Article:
And so, I was just connecting people with what they were seeing out their window to this big thing about climate change that people thought was just the polar bear. And I was linking it to local events and to be able to say, especially in an agricultural area, that your livelihood depends on how we react to that.

And I got feedback from conservatives and progressives who both said the same thing, ‘Thank you, Eric, for talking about this, for hiding your opinion and the politics, but you’re focusing on the science , and we trust you for the science.” And that is the key.

And so after all this time working for 20 years in this district, when my congresswoman said she was retiring, I thought, ‘We’re here, hopefully, at the end of a pandemic , in a world where we need more science and better science communication, this has to happen right here at home. And that’s why I’m running for Congress.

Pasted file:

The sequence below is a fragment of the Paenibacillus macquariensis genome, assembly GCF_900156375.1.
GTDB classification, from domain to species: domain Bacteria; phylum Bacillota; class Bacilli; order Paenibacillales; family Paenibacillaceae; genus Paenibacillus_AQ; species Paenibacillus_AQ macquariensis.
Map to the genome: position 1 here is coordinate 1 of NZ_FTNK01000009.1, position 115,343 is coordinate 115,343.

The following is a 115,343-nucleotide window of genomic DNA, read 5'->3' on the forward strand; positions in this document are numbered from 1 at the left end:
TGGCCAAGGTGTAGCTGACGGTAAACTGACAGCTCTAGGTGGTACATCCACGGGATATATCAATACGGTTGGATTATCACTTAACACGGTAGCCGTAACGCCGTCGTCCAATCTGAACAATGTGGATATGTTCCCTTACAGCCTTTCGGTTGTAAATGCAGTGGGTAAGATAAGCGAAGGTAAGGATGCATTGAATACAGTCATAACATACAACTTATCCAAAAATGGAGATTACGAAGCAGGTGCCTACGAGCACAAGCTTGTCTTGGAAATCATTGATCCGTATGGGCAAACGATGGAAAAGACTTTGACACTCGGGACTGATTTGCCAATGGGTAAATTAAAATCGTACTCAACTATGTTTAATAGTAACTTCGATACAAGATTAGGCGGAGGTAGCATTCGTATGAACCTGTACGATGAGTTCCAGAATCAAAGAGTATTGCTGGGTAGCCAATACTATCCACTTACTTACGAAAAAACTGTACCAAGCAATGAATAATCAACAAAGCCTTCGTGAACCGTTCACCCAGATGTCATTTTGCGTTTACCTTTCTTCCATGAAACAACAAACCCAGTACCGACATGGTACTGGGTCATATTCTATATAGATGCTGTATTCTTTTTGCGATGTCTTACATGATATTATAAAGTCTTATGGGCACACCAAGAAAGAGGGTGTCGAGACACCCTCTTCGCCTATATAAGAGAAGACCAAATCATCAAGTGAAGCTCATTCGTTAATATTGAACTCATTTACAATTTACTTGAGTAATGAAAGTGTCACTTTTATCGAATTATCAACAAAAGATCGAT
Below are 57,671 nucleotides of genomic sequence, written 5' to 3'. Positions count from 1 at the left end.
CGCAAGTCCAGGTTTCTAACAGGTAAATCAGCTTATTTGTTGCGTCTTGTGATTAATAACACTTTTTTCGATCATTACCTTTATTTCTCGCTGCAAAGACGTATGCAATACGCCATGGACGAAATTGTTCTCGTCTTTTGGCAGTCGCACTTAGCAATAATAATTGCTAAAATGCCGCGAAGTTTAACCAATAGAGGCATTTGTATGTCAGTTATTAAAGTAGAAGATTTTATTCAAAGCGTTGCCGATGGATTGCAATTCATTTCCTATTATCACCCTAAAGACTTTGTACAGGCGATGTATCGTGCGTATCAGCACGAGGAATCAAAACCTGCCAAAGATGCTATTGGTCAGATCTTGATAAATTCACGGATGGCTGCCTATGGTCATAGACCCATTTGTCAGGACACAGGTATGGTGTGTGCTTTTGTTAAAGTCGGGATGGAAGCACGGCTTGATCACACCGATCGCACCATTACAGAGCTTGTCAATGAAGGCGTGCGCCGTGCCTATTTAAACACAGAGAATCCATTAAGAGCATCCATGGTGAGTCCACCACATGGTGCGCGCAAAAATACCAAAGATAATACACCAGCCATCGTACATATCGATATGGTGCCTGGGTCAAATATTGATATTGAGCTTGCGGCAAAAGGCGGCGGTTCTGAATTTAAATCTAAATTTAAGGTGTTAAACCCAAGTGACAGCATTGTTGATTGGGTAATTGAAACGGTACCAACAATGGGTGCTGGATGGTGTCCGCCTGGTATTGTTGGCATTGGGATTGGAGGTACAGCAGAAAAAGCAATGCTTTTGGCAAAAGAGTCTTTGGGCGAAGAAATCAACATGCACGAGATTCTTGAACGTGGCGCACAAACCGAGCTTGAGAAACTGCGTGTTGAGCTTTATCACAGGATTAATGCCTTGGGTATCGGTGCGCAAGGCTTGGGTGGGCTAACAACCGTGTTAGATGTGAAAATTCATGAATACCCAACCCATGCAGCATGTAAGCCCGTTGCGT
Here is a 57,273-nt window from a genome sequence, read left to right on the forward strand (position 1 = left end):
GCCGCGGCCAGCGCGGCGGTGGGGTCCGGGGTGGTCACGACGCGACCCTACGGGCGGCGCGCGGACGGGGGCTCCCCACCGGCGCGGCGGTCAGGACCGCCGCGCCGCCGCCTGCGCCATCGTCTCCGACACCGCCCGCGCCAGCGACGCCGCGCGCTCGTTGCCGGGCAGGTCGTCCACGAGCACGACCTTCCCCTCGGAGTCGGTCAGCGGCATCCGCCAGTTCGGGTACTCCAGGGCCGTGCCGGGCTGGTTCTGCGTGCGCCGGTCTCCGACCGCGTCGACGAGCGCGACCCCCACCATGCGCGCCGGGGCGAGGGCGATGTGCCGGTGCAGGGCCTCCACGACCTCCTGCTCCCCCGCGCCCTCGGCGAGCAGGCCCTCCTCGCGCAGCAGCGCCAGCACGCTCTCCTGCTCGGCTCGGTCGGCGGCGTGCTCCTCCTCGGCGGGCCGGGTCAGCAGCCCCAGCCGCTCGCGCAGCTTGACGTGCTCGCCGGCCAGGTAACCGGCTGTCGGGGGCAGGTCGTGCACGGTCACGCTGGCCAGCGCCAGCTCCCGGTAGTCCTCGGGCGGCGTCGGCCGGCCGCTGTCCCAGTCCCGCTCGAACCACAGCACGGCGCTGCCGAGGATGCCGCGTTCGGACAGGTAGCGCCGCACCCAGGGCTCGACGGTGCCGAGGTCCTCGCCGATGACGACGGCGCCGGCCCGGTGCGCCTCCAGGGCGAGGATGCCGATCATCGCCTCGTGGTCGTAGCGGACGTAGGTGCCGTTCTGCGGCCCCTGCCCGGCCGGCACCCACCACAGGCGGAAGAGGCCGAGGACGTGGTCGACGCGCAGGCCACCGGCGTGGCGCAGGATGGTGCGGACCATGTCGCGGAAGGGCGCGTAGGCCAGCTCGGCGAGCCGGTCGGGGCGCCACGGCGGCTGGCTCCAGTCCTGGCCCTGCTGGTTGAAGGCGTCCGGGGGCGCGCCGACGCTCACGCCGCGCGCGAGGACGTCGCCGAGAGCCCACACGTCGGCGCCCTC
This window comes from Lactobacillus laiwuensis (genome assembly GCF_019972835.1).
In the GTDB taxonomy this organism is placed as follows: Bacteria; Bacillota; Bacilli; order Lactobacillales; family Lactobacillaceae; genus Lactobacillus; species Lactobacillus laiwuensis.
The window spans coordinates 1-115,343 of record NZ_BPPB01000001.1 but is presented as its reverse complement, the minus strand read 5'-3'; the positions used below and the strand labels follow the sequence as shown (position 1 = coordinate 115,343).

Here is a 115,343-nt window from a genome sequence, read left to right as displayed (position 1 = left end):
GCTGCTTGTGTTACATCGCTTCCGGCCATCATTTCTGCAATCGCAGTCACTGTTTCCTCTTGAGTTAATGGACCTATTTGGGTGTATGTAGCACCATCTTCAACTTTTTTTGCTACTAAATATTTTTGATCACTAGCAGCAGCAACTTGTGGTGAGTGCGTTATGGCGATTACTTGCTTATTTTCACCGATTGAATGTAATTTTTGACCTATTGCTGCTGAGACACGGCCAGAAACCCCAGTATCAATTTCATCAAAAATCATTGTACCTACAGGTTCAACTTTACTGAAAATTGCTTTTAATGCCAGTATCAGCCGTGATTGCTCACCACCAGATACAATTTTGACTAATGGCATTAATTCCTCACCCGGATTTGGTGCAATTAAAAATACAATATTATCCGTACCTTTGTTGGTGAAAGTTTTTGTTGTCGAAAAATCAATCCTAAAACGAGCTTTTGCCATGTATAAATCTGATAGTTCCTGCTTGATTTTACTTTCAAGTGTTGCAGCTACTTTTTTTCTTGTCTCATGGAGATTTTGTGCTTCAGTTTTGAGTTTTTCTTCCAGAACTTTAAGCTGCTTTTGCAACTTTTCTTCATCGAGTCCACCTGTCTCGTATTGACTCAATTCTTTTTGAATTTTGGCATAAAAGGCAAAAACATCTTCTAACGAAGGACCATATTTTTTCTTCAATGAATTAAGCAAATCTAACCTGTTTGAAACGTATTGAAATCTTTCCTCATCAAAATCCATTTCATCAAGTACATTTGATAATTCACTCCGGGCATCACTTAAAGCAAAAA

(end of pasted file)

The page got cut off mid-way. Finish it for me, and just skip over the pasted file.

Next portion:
MELINDA TUHUS: I heard, and I don’t even know who is behind it, that there are efforts to try to get meteorologists to talk about the climate. It’s like something organized. Do you know anything about this?

ERIC SORENSEN: Yes. I was one of the very first meteorologists to be part of the program. It was called Climate Matters in the Newsroom; now it’s Climate Central. And I believe there are now 700 meteorologists in the country who focus on – and whether it’s in broadcast or online – it’s localized to people’s geographic areas. And that’s one of the things that in the beginning we meteorologists said that the way we were going to connect people to the weather was going to be through what people saw through their windows, which I’ve been doing since the beginning. So it’s very successful. Yale has been a big influence in making sure we have the communication and the capacity to make this program successful. But now Climate Central has just announced that they are partnering with the Weather Channel to produce more stories about climate change and sustainability.